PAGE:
/ Published May 11, 2021
Widowmaker: Living and Dying with the Corsair by Tim Hillier-Graves. Casemate, 2020, 202 pp.
History, engineering feats, intimate accounts of combat action, and losing squadron mates in the American-made Corsair are vividly described in Widowmaker: Living and Dying with the Corsair. The subtitle is a little unfortunate—my mind flashed to recent comments by national leaders that used similar language to describe the current COVID-19 state of affairs, but it was just a fleeting thought and more reflective of the unusual year than indicative of the book’s contents. This book eloquently captures the emotion surrounding the Corsair’s checkered history. As in many things, it is the people that really make the story, and this is where the author does a fabulous job; he interviewed more than 100 individuals that provides a truly personal perspective from development to combat in this one-of-a-kind airplane, the Corsair.
The author observes that the British Royal Navy needed a sea-borne fighter for their aircraft carriers during World War II, but indigenous options, like the Spitfire, were not adequate for ship-based operations. The British aero industry was focused on the bombing campaign over Germany. So, in 1942, the Royal Navy turned to the Americans for options. The Americans had already banned the Corsair from their aircraft carriers due to its challenging landing characteristics—it was hard to see over the long nose and difficult to judge the ship-based landing. Out of necessity, the British purchased the Corsair for their aircraft fleet anyway. After many trials and tribulations, successes and failures, the British gave the US Navy confidence to start using the Corsair on Navy ships, but it came at a steep price, primarily in lives lost. Mike Tritton, a well-respected Corsair pilot, somewhat coarsely notes, “When I dream at night, I can still see their young faces, hear their voices, and relive each detail of life on a carrier flying those wonderful aircraft that Rex Beisel and Vought designed and built. Bent winged bastards they may have been, but we wouldn’t have changed them for anything, and I thank my lucky stars that I flew them.” Similar first-hand recounts are woven throughout the book, providing raw reflection on what it was like flying the Widowmaker.
A significant portion of the book is allocated to the primary aircraft engineer, Rex Beisel. Focusing on people, especially those with strong character and purpose, is the primary theme throughout the book. In this case, the engineer is a critical element of the Corsair journey. Beisel’s story is impressive—he begins life in poverty, focuses on education, receives an opportunity, and seizes the opportunity based on his intense passion. He was fascinated with the fledgling aerospace industry during the Roaring Twenties, an unprecedented growth period following World War I. In short, the author describes the political winds, technology improvements, and Beisel’s own ambition that eventually leads to the Corsair development and production.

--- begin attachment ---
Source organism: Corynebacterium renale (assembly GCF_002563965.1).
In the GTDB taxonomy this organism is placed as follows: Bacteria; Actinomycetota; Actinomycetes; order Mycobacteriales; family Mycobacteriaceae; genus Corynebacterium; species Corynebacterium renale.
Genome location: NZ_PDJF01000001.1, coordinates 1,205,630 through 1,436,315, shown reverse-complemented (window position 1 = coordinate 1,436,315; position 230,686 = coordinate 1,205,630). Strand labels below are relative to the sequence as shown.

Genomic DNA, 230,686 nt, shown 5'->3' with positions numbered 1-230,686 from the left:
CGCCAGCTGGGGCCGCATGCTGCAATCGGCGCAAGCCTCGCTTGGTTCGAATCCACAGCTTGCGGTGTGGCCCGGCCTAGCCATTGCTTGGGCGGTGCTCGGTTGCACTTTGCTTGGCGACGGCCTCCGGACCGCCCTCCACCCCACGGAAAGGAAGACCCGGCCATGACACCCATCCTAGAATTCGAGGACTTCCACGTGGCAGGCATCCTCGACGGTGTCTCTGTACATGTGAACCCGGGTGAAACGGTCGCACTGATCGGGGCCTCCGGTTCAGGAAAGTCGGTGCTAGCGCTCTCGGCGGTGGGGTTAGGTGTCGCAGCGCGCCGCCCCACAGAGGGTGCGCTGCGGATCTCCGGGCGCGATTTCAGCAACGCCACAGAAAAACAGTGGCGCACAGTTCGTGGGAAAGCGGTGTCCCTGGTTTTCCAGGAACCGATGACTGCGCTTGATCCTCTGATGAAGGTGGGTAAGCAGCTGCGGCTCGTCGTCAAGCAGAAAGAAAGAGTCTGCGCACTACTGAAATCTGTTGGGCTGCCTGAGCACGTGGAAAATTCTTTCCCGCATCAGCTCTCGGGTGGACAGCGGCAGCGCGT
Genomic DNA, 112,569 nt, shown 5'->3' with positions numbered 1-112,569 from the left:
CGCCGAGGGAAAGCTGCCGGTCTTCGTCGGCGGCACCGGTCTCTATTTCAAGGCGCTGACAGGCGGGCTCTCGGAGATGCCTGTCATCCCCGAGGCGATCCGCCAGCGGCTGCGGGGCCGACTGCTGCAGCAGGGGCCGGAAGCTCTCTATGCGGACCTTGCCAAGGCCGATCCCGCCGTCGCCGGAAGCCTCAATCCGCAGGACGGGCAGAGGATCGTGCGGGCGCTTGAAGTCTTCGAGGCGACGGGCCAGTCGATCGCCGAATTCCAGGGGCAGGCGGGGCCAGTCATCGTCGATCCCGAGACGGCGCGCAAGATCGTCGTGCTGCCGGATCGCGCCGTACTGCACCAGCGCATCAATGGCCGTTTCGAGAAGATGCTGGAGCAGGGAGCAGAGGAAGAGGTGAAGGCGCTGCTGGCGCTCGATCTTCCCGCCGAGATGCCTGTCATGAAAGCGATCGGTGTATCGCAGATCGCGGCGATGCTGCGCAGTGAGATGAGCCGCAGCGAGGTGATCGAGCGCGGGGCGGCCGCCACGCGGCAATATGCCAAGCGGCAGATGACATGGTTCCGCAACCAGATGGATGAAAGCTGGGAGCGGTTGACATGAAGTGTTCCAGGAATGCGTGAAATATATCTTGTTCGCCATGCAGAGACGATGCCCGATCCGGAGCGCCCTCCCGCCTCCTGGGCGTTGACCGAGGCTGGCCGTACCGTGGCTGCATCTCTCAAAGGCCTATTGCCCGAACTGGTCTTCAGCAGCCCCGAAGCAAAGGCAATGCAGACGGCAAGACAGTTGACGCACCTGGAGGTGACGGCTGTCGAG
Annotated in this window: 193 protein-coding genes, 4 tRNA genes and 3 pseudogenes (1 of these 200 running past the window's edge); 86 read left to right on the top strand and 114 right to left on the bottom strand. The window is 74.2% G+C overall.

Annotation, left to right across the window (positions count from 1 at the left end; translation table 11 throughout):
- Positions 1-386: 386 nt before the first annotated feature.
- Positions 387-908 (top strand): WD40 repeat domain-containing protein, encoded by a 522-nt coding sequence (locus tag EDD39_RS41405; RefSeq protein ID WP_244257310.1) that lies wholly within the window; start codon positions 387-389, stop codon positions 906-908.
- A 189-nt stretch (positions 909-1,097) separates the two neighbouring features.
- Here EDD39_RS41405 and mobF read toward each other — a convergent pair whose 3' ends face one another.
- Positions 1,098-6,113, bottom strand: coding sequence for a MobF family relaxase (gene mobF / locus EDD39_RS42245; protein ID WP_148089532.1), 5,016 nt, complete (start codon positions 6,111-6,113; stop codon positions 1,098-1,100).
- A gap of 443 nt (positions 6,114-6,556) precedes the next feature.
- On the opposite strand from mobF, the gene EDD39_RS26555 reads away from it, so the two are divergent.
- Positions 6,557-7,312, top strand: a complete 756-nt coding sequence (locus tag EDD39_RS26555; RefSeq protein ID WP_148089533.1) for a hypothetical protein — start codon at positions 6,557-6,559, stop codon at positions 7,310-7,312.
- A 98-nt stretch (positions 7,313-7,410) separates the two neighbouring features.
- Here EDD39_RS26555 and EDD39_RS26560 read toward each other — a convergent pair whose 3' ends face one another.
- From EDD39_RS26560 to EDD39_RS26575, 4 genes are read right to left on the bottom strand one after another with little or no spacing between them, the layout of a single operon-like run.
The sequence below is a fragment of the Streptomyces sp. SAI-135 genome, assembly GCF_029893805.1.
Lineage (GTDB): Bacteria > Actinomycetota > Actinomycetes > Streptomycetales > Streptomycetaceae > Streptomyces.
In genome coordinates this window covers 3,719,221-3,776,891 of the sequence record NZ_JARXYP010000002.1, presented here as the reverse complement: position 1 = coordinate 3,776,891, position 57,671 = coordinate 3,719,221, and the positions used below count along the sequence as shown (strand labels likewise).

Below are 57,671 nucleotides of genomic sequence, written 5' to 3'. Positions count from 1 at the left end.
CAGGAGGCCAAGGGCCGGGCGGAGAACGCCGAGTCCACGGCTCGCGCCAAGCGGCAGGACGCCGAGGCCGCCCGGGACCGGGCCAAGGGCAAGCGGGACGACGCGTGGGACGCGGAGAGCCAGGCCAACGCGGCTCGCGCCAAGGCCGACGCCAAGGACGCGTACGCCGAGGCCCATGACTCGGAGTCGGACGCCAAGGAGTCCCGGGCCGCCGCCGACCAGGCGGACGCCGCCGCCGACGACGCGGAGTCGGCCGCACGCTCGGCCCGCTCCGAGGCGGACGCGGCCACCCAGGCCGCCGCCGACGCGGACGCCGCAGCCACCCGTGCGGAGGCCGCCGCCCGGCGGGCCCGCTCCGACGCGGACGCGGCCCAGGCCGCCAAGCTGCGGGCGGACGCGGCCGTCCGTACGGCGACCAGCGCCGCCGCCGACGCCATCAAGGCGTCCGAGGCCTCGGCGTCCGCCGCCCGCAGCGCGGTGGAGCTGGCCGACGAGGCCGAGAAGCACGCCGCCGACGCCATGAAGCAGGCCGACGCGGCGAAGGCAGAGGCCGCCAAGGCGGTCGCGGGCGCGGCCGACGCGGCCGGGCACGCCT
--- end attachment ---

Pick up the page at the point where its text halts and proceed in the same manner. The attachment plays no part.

The pictures in the book are outstanding, probably the best part of this comprehensive work on a single airplane, but again, it’s not about the plane as much as the people. The pictures depict everything from aircraft prototypes, the book’s characters, multiple unfortunate Corsair crashes, to one happy Corsair pilot after ditching his aircraft when hit by enemy fire.
The author also highlights the importance of combat leadership, and how tenacity and vision can have positive effects on the men and women they lead. One of those leaders was Lt Cdr Richard Cork, the 15th Wing’s new wing Leader. Unfortunately, Lieutenant Commander Cork crashed his Corsair on top of another Corsair attempting to take off due to a series of miscommunications. However, his efforts up to this point were highly appreciated. Again, Mike Tritton reflects on Cork, “He led by example and took a lot of often frightened young men and turned them into fighter pilots. Basically, he took the demons out of flying Corsairs and showed them what they could do in capable hands.”
The British purchased their first Corsair for sea duty more than 75 years ago, and they continue to place trust in the American aerospace industry today. The Royal Air Force and Navy will eventually purchase 138 F-35B short takeoff/vertical landing aircraft. One hopes that the young men and women who fly these aircraft will not have nearly as many deadly challenges as the Corsair pilots did, especially the British pilots that paved the way for the United States Navy to eventually have the confidence to use Corsairs on their own carriers. This book should resonate with aviation, World War II, and history buffs in general. In closing, I look forward to reading the F-35 Lightning II book in about 50 years and hearing about the personal stories that made this fifth-generation fighter what it was. I bet many narratives will sound familiar to the brave men that developed, maintained, and flew the Widowmaker.
Lt Col Christopher Mulder, USAF
"The views expressed are those of the author(s) and do not reflect the official policy or position of the US government or the Department of Defense."